Most internationally educated professionals find themselves struggling to fully integrate into the Canadian labour market. The biggest road blocks include unfamiliar processes like credential evaluation, and regulatory bodies who often do not recognize internationally-trained professionals.
In a panel discussion held June 28, 2017 at the main branch of the Vancouver Public Library, Stumbling through Paradise: A Feast of Mercy for Manuel del Mundo author Eleanor Guerrero-Campbell moderated an expert panel discussing how internationally-trained immigrants can access professions in B.C. in the fields of engineering, nursing, and law.
The panelists included Silvia di Blasio, a certified career counsellor/life coach and Case Manager of Career Paths for Skilled Immigrants at ISS of B.C. specializing in engineering; William Chan, a career coach at Career Paths for Skilled Immigrants at Douglas College assisting international educated health professionals to navigate paths to licensure and employment; and lawyer Dulce Cuenca, admitted to the bars of British Columbia and the Philippines and currently an Employment Relations Officer at a national labour union.
Reading a scene from Stumbling through Paradise: A Feast of Mercy for Manuel del Mundo as a springboard for the discussion, Honorio 'Jr' Guerrero and Melvin Magno took the audience to a familiar scenario of a new immigrant engineer struggling to find work in his profession.
The panelists agreed that there are many barriers facing immigrants in practising their profession in Canada, but indicated that there are numerous programs and resources to help new immigrants navigate the process.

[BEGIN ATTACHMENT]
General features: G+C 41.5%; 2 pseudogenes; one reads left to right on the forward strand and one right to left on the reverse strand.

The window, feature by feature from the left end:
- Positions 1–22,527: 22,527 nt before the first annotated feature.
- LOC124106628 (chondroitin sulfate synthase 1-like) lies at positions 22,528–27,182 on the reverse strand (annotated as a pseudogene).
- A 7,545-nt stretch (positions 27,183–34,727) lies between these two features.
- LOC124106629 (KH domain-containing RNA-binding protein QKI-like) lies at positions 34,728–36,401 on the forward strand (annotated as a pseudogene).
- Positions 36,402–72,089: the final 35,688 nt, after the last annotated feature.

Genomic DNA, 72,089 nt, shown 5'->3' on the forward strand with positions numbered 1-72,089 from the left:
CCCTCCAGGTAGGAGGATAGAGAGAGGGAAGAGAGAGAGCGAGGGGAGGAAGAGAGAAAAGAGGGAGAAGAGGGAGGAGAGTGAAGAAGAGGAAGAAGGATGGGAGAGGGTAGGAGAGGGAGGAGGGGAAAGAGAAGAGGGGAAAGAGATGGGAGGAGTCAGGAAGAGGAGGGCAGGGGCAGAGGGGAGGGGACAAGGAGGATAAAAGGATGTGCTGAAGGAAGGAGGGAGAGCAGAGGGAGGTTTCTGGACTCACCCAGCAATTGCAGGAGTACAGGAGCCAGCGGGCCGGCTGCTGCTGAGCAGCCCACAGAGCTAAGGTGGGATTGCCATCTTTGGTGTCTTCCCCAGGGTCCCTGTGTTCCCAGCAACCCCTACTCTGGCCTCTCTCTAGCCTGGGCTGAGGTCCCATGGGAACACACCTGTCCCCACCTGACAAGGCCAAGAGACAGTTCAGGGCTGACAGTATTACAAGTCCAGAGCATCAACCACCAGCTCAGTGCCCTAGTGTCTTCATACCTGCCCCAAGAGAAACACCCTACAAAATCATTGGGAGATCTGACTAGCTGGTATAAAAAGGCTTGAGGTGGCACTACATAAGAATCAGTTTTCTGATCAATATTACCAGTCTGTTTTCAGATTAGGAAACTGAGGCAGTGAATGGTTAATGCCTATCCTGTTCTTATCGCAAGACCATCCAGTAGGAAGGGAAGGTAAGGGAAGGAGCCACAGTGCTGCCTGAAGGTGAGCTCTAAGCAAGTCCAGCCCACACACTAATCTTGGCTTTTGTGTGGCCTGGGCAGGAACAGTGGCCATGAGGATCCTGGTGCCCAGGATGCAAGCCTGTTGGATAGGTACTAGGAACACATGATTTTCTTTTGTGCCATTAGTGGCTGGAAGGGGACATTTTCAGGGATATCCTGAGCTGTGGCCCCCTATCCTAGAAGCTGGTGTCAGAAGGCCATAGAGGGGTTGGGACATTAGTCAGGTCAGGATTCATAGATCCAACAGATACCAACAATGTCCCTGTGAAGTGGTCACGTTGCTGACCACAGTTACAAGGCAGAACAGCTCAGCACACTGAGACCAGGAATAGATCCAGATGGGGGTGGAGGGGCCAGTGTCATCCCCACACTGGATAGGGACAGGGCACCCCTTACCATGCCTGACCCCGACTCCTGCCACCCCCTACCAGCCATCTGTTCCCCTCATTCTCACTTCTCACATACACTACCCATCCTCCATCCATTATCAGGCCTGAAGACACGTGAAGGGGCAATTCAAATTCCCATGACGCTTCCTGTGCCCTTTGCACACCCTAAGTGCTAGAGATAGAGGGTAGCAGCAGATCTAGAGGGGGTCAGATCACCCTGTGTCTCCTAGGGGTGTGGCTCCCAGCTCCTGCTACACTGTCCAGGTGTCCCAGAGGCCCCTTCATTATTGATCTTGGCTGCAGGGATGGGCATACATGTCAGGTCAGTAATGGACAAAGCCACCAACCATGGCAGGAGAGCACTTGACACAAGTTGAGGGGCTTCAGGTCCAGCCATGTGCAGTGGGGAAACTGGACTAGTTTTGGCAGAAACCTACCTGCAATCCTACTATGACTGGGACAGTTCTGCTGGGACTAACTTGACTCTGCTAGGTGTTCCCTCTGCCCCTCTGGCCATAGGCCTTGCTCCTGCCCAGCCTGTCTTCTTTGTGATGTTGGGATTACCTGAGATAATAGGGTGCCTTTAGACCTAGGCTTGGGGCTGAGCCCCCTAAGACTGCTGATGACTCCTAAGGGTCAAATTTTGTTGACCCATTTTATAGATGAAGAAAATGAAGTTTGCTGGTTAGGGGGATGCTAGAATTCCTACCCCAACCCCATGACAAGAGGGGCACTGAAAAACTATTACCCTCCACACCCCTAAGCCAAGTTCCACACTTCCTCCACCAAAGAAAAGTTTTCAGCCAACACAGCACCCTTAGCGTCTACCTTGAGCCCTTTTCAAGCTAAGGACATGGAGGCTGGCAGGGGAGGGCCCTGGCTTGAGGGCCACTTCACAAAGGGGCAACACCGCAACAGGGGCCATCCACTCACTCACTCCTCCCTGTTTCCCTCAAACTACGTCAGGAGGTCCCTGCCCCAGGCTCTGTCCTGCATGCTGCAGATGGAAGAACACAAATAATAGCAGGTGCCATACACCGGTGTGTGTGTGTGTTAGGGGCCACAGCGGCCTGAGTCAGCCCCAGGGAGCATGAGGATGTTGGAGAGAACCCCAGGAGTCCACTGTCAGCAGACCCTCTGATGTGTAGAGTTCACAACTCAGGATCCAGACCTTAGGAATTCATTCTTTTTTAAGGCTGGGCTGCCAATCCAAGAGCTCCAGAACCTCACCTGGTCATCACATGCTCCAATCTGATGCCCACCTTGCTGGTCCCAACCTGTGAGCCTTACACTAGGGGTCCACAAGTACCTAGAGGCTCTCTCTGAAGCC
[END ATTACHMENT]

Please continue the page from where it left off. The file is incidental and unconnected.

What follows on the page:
The first step is for immigrants to get their credentials evaluated and know the regulatory bodies and their roles. Nurses should check out National Nursing Assessment Service. Engineers should check out the Association of Professional Engineers and Geoscientist of B.C. (APEGBC). Those aspiring to join the bar of B.C. should check out the Law Society of British Columbia and the Federation of Law Societies of Canada.
For those without the ways and means to focus on getting the local license, the panelists pointed out alternatives to the direct pathway. Some lawyers started as paralegal, some registered nurses as practical nurses or caregiver, and some engineers as engineering technicians.
Institutions such as ISS of B.C., Douglas College, Mosaic, DiverseCity, and SUCCESS have programs helping out new immigrants by providing mentorship, giving access to networking events and internship programs, providing allowance or loans for training, and workshops for career planning and job search.
Sponsors of the event – Vancouver Public Library and Canadian Filipino Net – both have information programs that help skilled immigrants such as the Skilled Immigrant Information Program of the VPL and the Column Paths for Skills Immigrants in www.canadianfilipino.net
However, new immigrants should not rely on the government and community agencies alone. The experts agreed that persistence will take immigrants a long way. They encouraged immigrants to keep on improving their English communications skills, expanding their network, and keeping a positive attitude. They left a message of hope for skilled immigrants that with resourcefulness and persistence, they do not have to ‘stumble through paradise’.